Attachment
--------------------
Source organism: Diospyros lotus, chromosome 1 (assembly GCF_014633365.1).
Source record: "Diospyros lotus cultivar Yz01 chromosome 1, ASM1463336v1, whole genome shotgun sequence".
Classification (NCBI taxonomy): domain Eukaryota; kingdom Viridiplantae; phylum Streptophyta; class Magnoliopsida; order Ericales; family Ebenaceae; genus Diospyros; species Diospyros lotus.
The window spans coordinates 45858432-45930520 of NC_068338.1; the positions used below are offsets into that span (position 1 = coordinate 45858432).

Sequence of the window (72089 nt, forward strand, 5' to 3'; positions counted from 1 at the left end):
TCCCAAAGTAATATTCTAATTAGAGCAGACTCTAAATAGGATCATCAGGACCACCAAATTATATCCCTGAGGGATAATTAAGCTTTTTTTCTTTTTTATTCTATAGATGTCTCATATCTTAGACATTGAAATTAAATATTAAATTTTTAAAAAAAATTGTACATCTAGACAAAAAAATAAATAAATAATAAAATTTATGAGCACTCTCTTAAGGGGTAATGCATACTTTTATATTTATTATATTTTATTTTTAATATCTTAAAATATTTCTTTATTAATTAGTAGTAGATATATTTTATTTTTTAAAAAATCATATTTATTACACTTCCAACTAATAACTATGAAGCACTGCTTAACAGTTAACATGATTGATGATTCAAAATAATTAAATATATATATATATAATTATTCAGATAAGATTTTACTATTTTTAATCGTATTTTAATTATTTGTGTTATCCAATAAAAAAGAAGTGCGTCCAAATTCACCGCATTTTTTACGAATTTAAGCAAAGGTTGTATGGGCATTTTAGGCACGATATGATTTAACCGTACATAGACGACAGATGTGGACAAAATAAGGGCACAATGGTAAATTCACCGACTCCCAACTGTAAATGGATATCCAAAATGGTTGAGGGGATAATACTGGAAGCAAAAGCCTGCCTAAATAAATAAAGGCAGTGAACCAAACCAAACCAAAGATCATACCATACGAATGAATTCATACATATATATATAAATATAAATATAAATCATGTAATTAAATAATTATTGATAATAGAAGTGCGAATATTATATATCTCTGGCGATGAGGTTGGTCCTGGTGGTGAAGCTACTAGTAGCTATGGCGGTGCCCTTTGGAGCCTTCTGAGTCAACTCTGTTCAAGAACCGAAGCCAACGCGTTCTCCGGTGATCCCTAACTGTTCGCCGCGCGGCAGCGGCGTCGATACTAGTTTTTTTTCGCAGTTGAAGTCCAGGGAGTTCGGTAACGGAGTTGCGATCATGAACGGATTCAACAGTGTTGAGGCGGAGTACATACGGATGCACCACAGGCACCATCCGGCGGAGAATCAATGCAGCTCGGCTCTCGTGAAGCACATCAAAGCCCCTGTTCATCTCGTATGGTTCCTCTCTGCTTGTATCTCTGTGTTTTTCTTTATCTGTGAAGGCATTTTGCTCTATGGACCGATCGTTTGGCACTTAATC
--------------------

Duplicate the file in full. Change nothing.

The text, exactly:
Source organism: Diospyros lotus, chromosome 1 (assembly GCF_014633365.1).
Source record: "Diospyros lotus cultivar Yz01 chromosome 1, ASM1463336v1, whole genome shotgun sequence".
Classification (NCBI taxonomy): domain Eukaryota; kingdom Viridiplantae; phylum Streptophyta; class Magnoliopsida; order Ericales; family Ebenaceae; genus Diospyros; species Diospyros lotus.
The window spans coordinates 45858432-45930520 of NC_068338.1; the positions used below are offsets into that span (position 1 = coordinate 45858432).

Sequence of the window (72089 nt, forward strand, 5' to 3'; positions counted from 1 at the left end):
TCCCAAAGTAATATTCTAATTAGAGCAGACTCTAAATAGGATCATCAGGACCACCAAATTATATCCCTGAGGGATAATTAAGCTTTTTTTCTTTTTTATTCTATAGATGTCTCATATCTTAGACATTGAAATTAAATATTAAATTTTTAAAAAAAATTGTACATCTAGACAAAAAAATAAATAAATAATAAAATTTATGAGCACTCTCTTAAGGGGTAATGCATACTTTTATATTTATTATATTTTATTTTTAATATCTTAAAATATTTCTTTATTAATTAGTAGTAGATATATTTTATTTTTTAAAAAATCATATTTATTACACTTCCAACTAATAACTATGAAGCACTGCTTAACAGTTAACATGATTGATGATTCAAAATAATTAAATATATATATATATAATTATTCAGATAAGATTTTACTATTTTTAATCGTATTTTAATTATTTGTGTTATCCAATAAAAAAGAAGTGCGTCCAAATTCACCGCATTTTTTACGAATTTAAGCAAAGGTTGTATGGGCATTTTAGGCACGATATGATTTAACCGTACATAGACGACAGATGTGGACAAAATAAGGGCACAATGGTAAATTCACCGACTCCCAACTGTAAATGGATATCCAAAATGGTTGAGGGGATAATACTGGAAGCAAAAGCCTGCCTAAATAAATAAAGGCAGTGAACCAAACCAAACCAAAGATCATACCATACGAATGAATTCATACATATATATATAAATATAAATATAAATCATGTAATTAAATAATTATTGATAATAGAAGTGCGAATATTATATATCTCTGGCGATGAGGTTGGTCCTGGTGGTGAAGCTACTAGTAGCTATGGCGGTGCCCTTTGGAGCCTTCTGAGTCAACTCTGTTCAAGAACCGAAGCCAACGCGTTCTCCGGTGATCCCTAACTGTTCGCCGCGCGGCAGCGGCGTCGATACTAGTTTTTTTTCGCAGTTGAAGTCCAGGGAGTTCGGTAACGGAGTTGCGATCATGAACGGATTCAACAGTGTTGAGGCGGAGTACATACGGATGCACCACAGGCACCATCCGGCGGAGAATCAATGCAGCTCGGCTCTCGTGAAGCACATCAAAGCCCCTGTTCATCTCGTATGGTTCCTCTCTGCTTGTATCTCTGTGTTTTTCTTTATCTGTGAAGGCATTTTGCTCTATGGACCGATCGTTTGGCACTTAATC